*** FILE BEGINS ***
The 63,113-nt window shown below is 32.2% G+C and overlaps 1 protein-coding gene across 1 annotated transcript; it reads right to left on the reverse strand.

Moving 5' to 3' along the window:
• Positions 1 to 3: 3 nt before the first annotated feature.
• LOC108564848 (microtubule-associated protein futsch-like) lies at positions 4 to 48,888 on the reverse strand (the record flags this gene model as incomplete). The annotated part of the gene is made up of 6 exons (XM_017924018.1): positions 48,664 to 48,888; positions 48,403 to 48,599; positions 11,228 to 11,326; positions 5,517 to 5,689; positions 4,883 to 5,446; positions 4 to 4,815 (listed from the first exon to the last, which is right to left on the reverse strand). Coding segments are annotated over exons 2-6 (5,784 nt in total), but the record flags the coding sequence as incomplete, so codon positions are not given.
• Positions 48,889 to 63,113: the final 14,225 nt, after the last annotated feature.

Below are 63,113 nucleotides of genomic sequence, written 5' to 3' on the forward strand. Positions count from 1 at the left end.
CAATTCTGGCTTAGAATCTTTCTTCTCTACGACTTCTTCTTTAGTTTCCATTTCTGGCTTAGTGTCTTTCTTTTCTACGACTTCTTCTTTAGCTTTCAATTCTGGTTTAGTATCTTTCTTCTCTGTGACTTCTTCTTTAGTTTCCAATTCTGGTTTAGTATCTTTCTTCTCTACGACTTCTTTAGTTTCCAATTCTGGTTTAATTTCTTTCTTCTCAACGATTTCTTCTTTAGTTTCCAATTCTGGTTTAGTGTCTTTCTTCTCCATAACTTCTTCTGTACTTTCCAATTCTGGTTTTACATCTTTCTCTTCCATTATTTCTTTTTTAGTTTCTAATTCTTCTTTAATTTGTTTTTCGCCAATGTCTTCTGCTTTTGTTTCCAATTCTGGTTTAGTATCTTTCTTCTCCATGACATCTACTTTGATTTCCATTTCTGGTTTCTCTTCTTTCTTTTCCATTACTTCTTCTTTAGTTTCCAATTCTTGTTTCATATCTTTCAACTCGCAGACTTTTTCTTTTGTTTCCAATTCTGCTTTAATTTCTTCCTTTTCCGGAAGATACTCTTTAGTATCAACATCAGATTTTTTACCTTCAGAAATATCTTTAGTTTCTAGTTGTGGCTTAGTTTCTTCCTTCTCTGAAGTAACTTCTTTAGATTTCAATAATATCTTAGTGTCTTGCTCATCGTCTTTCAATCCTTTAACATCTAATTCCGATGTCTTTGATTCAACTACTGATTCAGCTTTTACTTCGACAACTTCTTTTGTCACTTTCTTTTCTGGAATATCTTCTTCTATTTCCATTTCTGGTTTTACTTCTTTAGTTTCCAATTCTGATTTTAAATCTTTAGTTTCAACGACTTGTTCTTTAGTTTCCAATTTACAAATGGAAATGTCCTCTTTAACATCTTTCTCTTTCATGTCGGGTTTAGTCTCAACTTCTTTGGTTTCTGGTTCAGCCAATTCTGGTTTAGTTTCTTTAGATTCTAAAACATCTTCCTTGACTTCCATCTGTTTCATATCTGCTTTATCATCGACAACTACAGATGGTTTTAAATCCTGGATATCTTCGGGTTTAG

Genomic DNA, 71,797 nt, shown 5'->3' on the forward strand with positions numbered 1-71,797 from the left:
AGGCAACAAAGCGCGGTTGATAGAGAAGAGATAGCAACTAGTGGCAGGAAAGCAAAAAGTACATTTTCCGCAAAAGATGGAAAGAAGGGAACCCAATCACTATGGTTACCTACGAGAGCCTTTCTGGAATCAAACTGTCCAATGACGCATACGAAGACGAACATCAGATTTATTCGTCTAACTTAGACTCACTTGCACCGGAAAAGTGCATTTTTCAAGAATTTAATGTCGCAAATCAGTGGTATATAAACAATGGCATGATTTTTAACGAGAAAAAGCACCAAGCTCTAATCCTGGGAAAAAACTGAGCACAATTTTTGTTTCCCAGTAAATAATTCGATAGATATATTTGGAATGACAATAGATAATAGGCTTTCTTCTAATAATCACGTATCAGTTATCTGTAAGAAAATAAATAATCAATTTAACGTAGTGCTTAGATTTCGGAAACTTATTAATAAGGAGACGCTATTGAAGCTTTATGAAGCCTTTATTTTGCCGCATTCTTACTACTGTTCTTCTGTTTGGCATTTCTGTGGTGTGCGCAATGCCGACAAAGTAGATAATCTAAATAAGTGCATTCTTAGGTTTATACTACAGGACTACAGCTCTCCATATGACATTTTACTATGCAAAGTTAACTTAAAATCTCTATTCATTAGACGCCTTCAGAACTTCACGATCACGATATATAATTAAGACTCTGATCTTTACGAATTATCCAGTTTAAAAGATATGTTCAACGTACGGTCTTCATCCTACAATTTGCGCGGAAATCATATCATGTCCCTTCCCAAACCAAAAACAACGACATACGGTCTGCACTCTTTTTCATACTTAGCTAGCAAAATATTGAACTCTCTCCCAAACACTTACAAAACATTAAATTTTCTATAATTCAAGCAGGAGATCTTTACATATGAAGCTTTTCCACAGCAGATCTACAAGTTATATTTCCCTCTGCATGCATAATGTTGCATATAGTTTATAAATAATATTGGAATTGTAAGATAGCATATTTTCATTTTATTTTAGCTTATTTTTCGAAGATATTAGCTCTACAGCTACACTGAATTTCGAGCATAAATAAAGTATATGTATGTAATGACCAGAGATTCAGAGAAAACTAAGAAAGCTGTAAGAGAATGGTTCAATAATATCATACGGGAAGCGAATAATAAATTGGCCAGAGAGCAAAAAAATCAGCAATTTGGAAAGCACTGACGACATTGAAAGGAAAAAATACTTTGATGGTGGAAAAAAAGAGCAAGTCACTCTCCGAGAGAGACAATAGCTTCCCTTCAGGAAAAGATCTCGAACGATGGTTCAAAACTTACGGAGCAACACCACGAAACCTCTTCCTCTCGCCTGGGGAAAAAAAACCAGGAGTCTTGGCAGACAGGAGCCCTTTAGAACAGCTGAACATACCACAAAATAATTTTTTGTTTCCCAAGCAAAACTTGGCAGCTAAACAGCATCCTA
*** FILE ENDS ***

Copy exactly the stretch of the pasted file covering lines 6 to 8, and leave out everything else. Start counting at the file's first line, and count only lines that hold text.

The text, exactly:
Below are 63,113 nucleotides of genomic sequence, written 5' to 3' on the forward strand. Positions count from 1 at the left end.
CAATTCTGGCTTAGAATCTTTCTTCTCTACGACTTCTTCTTTAGTTTCCATTTCTGGCTTAGTGTCTTTCTTTTCTACGACTTCTTCTTTAGCTTTCAATTCTGGTTTAGTATCTTTCTTCTCTGTGACTTCTTCTTTAGTTTCCAATTCTGGTTTAGTATCTTTCTTCTCTACGACTTCTTTAGTTTCCAATTCTGGTTTAATTTCTTTCTTCTCAACGATTTCTTCTTTAGTTTCCAATTCTGGTTTAGTGTCTTTCTTCTCCATAACTTCTTCTGTACTTTCCAATTCTGGTTTTACATCTTTCTCTTCCATTATTTCTTTTTTAGTTTCTAATTCTTCTTTAATTTGTTTTTCGCCAATGTCTTCTGCTTTTGTTTCCAATTCTGGTTTAGTATCTTTCTTCTCCATGACATCTACTTTGATTTCCATTTCTGGTTTCTCTTCTTTCTTTTCCATTACTTCTTCTTTAGTTTCCAATTCTTGTTTCATATCTTTCAACTCGCAGACTTTTTCTTTTGTTTCCAATTCTGCTTTAATTTCTTCCTTTTCCGGAAGATACTCTTTAGTATCAACATCAGATTTTTTACCTTCAGAAATATCTTTAGTTTCTAGTTGTGGCTTAGTTTCTTCCTTCTCTGAAGTAACTTCTTTAGATTTCAATAATATCTTAGTGTCTTGCTCATCGTCTTTCAATCCTTTAACATCTAATTCCGATGTCTTTGATTCAACTACTGATTCAGCTTTTACTTCGACAACTTCTTTTGTCACTTTCTTTTCTGGAATATCTTCTTCTATTTCCATTTCTGGTTTTACTTCTTTAGTTTCCAATTCTGATTTTAAATCTTTAGTTTCAACGACTTGTTCTTTAGTTTCCAATTTACAAATGGAAATGTCCTCTTTAACATCTTTCTCTTTCATGTCGGGTTTAGTCTCAACTTCTTTGGTTTCTGGTTCAGCCAATTCTGGTTTAGTTTCTTTAGATTCTAAAACATCTTCCTTGACTTCCATCTGTTTCATATCTGCTTTATCATCGACAACTACAGATGGTTTTAAATCCTGGATATCTTCGGGTTTAG

Genomic DNA, 71,797 nt, shown 5'->3' on the forward strand with positions numbered 1-71,797 from the left: